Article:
The administrators of Harland & Wolff shipyard in Belfast have said a number of potential bidders for the troubled business have come forward.

BDO Northern Ireland said it had agreed to a "temporary" unpaid lay-off of the workforce for a one-week period to enable those potential commercial opportunities to be explored.

The administrators said a small number of the workforce had taken up the option of redundancy.

Harland & Wolff, famed for building the Titanic, officially entered administration on Monday, putting almost 130 jobs at risk.

A spokesman for BDO NI said: "In light of insufficient funds to cover the current running costs of the business, and in the absence of any other funds being available at this point, in conjunction with unions, the administrators have agreed to facilitate an unpaid temporary lay-off until Friday 16 August."

The statement continued: "This provides a limited additional time for all parties to pursue any potential opportunity to find a commercial basis to continue the business as a going concern.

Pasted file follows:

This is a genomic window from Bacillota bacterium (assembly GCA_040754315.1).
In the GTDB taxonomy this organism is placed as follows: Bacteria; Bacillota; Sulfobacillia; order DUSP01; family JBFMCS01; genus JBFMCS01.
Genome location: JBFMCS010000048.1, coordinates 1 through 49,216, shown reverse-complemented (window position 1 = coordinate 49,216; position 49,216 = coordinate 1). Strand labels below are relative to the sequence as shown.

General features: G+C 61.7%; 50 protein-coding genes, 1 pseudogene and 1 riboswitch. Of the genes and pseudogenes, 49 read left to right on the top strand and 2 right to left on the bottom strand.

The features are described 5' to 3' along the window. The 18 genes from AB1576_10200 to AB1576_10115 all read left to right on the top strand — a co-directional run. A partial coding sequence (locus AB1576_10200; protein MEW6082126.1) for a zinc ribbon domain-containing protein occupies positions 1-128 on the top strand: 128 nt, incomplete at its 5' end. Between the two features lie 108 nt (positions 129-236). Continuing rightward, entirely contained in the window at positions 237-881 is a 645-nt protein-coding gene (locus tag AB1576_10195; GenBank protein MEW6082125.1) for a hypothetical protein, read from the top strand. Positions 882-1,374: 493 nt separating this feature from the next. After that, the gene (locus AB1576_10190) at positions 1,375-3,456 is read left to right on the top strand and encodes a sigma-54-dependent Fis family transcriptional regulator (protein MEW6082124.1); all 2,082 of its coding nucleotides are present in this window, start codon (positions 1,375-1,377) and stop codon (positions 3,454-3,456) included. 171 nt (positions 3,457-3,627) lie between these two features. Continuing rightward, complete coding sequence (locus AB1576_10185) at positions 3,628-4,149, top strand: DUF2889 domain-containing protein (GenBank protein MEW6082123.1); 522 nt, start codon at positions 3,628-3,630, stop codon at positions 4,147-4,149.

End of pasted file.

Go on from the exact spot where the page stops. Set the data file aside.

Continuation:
"For a small number of workers, the option of redundancy has been provided and taken up.

"A limited core team of workers has also been retained to maintain the site and facilitate the administrators in carrying out their duties."

Many of the workers have been holding a protest at the gates of the east Belfast site for the past week, joined by trade union representatives.

A number of interested parties/potential bidders have come forward since our appointment and we are expediently following up on these inquiries in an effort to seek a viable commercial solution.

BDO statement

Unions want the shipyard to be nationalised, however the government has insisted that the ongoing crisis is a 'commercial issue'.

The company was founded in 1862, by Edward James Harland and Gustav Wilhelm Wolff.

At its height in the early 20th century, the shipyard became one of the biggest ship builders in the world and was Belfast's biggest employer.

The shipbuilder - whose famous yellow cranes, Samson and Goliath, dominate the Belfast skyline - employed more than 30,000 people during the city's industrial heyday, but the current workforce only numbers around 125.

It has diversified away from shipbuilding in the last two decades and until recently had primarily worked on wind energy and marine engineering projects.

Fuelled by donations and support from the public, workers have occupied the site round the clock for almost two weeks. Credit: Pacemaker